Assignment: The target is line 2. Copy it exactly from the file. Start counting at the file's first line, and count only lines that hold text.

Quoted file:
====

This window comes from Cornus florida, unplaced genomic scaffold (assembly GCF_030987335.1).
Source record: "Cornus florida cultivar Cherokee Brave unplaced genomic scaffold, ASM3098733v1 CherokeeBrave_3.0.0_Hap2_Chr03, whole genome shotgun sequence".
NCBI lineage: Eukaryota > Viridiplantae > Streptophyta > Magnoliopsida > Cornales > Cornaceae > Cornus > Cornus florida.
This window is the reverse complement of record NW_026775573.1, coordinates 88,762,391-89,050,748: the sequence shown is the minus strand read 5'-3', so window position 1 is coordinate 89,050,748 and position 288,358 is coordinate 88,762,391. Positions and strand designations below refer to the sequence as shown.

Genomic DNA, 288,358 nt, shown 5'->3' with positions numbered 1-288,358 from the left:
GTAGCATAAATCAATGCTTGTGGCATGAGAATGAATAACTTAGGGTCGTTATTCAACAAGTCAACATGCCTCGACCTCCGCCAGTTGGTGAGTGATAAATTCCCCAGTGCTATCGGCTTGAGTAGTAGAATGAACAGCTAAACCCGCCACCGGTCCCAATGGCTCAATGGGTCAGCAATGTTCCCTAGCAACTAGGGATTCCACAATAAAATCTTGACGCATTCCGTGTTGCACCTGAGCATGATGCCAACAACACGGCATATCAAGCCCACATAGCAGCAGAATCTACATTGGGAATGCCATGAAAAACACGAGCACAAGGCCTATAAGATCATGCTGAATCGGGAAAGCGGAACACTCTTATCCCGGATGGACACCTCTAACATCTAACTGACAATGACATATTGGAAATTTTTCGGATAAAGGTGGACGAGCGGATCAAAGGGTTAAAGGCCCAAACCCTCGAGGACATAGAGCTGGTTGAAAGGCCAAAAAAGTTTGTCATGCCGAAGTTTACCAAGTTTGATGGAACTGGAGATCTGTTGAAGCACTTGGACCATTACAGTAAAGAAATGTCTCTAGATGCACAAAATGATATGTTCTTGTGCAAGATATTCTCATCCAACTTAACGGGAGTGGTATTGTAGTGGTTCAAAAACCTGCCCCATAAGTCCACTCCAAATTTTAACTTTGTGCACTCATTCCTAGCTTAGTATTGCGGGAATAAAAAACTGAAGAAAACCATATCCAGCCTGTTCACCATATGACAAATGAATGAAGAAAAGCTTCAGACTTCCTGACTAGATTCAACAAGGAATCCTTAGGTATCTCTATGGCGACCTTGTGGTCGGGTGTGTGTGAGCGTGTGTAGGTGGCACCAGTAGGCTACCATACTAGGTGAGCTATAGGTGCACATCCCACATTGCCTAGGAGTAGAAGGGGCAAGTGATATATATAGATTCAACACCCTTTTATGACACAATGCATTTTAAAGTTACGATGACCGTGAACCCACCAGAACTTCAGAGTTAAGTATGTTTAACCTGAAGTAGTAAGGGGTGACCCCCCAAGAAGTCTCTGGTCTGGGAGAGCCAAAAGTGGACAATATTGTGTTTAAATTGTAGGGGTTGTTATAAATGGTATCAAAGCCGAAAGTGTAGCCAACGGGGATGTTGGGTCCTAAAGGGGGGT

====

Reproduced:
Source record: "Cornus florida cultivar Cherokee Brave unplaced genomic scaffold, ASM3098733v1 CherokeeBrave_3.0.0_Hap2_Chr03, whole genome shotgun sequence".